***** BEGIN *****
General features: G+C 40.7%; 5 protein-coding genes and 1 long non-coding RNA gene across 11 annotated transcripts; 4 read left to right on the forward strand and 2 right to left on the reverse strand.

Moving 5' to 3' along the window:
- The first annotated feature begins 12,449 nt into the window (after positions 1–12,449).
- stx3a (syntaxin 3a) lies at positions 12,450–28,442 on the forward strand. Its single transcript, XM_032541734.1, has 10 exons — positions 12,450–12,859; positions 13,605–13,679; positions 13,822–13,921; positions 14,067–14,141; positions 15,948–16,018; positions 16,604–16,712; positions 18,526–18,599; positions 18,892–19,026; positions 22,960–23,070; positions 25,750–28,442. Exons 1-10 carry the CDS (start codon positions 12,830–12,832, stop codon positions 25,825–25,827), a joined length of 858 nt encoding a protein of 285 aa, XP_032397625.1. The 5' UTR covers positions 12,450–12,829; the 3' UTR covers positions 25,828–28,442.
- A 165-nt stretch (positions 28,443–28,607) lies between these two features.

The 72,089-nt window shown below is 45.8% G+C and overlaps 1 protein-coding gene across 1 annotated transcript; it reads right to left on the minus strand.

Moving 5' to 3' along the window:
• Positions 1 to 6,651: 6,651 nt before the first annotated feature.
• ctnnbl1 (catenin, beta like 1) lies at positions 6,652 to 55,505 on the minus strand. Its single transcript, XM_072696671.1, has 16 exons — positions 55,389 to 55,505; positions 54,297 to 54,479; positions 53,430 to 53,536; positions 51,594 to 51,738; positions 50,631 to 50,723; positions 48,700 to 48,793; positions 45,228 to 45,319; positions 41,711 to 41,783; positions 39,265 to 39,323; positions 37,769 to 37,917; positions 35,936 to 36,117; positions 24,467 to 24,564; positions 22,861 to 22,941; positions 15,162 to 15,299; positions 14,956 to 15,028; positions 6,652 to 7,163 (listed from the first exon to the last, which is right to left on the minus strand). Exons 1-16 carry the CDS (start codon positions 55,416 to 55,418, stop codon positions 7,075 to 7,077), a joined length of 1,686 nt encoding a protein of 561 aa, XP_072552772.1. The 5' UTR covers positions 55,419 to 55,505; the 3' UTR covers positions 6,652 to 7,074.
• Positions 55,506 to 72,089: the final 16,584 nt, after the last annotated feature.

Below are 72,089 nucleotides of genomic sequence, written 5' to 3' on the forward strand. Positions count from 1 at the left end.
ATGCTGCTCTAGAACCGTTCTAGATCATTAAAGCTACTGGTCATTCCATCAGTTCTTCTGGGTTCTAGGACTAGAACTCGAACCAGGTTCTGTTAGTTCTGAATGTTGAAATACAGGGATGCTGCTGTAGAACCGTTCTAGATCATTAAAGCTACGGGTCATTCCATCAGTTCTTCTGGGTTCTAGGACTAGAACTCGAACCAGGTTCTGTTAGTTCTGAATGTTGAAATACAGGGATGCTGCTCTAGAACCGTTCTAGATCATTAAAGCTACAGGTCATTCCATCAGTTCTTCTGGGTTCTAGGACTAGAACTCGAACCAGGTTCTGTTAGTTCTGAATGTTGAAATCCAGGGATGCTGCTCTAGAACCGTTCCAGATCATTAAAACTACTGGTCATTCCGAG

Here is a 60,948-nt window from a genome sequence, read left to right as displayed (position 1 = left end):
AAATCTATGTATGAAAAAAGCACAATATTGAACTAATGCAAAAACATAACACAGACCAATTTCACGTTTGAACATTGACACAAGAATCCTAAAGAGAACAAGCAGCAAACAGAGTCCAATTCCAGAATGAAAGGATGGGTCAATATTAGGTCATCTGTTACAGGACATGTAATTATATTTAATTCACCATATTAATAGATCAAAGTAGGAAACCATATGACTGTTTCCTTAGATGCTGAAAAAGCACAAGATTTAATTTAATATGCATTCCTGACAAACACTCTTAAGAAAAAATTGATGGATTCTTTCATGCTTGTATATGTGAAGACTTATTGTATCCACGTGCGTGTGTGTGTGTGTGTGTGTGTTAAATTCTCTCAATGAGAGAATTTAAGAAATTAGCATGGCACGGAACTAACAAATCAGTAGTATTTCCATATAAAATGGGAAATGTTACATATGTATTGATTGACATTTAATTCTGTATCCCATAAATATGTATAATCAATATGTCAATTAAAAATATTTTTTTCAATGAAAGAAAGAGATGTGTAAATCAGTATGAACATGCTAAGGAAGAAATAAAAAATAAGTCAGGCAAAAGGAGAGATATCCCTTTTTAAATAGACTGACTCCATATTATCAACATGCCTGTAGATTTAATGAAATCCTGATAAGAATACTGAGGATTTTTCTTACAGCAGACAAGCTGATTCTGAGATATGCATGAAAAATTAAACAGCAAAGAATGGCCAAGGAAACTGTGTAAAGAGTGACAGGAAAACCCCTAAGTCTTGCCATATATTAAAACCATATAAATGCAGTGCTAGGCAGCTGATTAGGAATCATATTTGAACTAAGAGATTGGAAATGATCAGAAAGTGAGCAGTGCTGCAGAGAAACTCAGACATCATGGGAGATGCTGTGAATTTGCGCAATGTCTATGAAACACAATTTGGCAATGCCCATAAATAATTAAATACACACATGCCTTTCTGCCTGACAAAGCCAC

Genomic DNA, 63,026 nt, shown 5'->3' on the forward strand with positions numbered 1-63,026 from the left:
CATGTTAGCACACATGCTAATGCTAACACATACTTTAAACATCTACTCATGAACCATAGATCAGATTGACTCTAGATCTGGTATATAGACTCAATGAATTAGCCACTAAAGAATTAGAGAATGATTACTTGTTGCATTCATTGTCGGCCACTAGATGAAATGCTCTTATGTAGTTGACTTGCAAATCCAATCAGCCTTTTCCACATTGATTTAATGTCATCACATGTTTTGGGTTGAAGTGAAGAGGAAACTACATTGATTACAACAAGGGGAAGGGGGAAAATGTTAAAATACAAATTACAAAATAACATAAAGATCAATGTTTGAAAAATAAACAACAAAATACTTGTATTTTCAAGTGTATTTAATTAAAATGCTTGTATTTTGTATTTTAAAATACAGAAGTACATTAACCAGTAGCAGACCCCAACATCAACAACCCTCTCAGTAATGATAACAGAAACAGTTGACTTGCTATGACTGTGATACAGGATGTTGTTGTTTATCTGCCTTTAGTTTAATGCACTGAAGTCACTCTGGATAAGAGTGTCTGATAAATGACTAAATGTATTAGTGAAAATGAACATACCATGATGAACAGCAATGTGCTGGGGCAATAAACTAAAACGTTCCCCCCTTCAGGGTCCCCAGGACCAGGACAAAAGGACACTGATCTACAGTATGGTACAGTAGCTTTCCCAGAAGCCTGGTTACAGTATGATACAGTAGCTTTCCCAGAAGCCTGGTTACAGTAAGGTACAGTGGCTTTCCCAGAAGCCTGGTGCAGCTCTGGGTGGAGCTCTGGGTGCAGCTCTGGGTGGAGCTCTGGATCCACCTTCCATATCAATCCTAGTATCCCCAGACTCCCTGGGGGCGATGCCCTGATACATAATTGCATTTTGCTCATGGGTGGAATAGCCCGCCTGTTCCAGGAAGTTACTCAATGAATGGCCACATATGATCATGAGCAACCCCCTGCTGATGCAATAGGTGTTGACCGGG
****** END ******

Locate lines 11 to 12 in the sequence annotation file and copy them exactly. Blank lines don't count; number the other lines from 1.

Below are 72,089 nucleotides of genomic sequence, written 5' to 3' on the forward strand. Positions count from 1 at the left end.
ATGCTGCTCTAGAACCGTTCTAGATCATTAAAGCTACTGGTCATTCCATCAGTTCTTCTGGGTTCTAGGACTAGAACTCGAACCAGGTTCTGTTAGTTCTGAATGTTGAAATACAGGGATGCTGCTGTAGAACCGTTCTAGATCATTAAAGCTACGGGTCATTCCATCAGTTCTTCTGGGTTCTAGGACTAGAACTCGAACCAGGTTCTGTTAGTTCTGAATGTTGAAATACAGGGATGCTGCTCTAGAACCGTTCTAGATCATTAAAGCTACAGGTCATTCCATCAGTTCTTCTGGGTTCTAGGACTAGAACTCGAACCAGGTTCTGTTAGTTCTGAATGTTGAAATCCAGGGATGCTGCTCTAGAACCGTTCCAGATCATTAAAACTACTGGTCATTCCGAG